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SNOW WHITE AND THE HUNTSMAN

Learning Movement
As the costume, hair, makeup and prosthetics departments all had to deal with the trials and tribulations of marrying the images of the principals with their doubles, so did PETER ELLIOTT. The established movement director has worked on more than 50 features including such classics as Gorillas in the Mist: The Story of Dian Fossey and Greystoke: The Legend of Tarzan, Lord of the Apes and recent marvels such as Where the Wild Things Are and The Hitchhiker's Guide to the Galaxy.

Elliott's challenge on this film was to teach the principal actors and their respective doubles how to all match the manner in which they move. To do this he collaborated with the cast to invent a walk that was achievable by both actors playing the same role. Then, each pair had to learn to walk in a manner that was unique to their particular character.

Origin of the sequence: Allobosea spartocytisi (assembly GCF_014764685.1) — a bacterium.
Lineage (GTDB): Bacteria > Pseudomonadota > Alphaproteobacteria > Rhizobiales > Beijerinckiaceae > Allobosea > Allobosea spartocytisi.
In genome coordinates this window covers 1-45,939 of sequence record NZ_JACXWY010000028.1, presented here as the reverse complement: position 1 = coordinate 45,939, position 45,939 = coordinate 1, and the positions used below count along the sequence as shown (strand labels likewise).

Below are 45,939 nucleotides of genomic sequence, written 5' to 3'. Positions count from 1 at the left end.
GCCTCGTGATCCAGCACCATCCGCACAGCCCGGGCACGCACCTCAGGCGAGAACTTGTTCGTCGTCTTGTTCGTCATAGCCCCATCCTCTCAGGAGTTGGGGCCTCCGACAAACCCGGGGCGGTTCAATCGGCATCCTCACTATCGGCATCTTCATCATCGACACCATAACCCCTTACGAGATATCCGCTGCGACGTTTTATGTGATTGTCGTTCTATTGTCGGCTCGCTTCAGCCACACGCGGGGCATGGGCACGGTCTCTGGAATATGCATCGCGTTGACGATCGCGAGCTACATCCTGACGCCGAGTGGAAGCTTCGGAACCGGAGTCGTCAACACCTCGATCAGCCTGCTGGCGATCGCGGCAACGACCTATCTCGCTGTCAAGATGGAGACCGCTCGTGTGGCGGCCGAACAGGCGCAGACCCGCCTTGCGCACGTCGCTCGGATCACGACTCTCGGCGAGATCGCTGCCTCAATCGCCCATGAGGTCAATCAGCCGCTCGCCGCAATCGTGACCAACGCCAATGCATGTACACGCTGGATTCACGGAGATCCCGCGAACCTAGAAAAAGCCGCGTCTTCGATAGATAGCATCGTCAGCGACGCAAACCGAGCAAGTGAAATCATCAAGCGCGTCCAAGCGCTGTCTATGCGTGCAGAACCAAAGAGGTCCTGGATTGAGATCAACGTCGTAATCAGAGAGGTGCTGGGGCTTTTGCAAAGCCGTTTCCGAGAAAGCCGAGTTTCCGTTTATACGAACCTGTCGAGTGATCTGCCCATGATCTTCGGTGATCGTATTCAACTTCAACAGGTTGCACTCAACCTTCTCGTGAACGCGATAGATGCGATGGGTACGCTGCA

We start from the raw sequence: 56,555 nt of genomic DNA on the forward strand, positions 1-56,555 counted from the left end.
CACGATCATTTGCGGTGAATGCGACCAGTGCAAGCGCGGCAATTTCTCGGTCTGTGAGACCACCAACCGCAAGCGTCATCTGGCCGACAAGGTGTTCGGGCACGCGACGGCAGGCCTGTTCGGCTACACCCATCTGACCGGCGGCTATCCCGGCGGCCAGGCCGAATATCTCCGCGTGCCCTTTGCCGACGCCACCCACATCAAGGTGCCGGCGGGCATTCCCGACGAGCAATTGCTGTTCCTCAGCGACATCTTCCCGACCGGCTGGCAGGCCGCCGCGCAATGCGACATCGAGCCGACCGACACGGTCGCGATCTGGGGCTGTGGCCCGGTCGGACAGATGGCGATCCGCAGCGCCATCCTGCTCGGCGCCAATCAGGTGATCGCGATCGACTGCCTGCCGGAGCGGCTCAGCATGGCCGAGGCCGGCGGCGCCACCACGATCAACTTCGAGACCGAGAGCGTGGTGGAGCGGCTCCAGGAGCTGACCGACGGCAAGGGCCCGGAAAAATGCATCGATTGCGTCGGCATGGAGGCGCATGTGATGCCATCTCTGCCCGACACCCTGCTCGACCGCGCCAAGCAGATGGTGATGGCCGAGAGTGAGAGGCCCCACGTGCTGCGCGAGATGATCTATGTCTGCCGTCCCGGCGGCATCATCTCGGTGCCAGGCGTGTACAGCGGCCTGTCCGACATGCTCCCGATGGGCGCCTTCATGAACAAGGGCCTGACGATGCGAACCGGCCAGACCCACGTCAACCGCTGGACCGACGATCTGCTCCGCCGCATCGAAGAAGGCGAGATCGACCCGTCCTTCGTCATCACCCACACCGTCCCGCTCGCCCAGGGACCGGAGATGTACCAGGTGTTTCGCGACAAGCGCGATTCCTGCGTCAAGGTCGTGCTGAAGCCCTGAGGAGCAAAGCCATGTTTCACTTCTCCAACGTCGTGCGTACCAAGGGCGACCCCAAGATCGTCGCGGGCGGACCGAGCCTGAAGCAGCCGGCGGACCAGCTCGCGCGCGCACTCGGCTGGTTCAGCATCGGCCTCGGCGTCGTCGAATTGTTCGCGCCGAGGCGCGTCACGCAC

"I was given three weeks during which we had intense rehearsals," recalls Elliott. "I started with the doubles, just to get the generic framework, then took our principals and worked on walks. People do not realize how hard it is to change something as integral as the way you walk…and then make it look and feel completely natural. It was a tight time frame to get it ready, but we managed it in the end."

One of the most intrinsic things that the actors changed for their walks was their center of gravity. "When we sit on two legs, our center of gravity is completely balanced and in the middle," shares Elliott. "To release the weight from one leg to take a step, we lean backwards slightly, which releases our weight to put the other leg forward. Our center of gravity is continually and very minutely going backwards and forwards."

This was quite different among the taller and shorter actors. Says Elliott: "Our doubles had a whole different way of walking. Their legs are shorter, and they don't have the same distance our principals do in which to achieve that. So they change their center of gravity from side to side, which creates a natural twist in their walk."

It was quite a new experience for our new band of dwarves. "We had to go to dwarf college," recounts Frost. "Peter Elliott, who is one of the best movement coaches in the world, trained us to walk in a particular way for what seemed like weeks and weeks. There was a joke amongst the dwarves on set. You'd just hear someone cry out 'small steps,' which is exactly what Peter shouted at us constantly for weeks while hitting us with bamboo."

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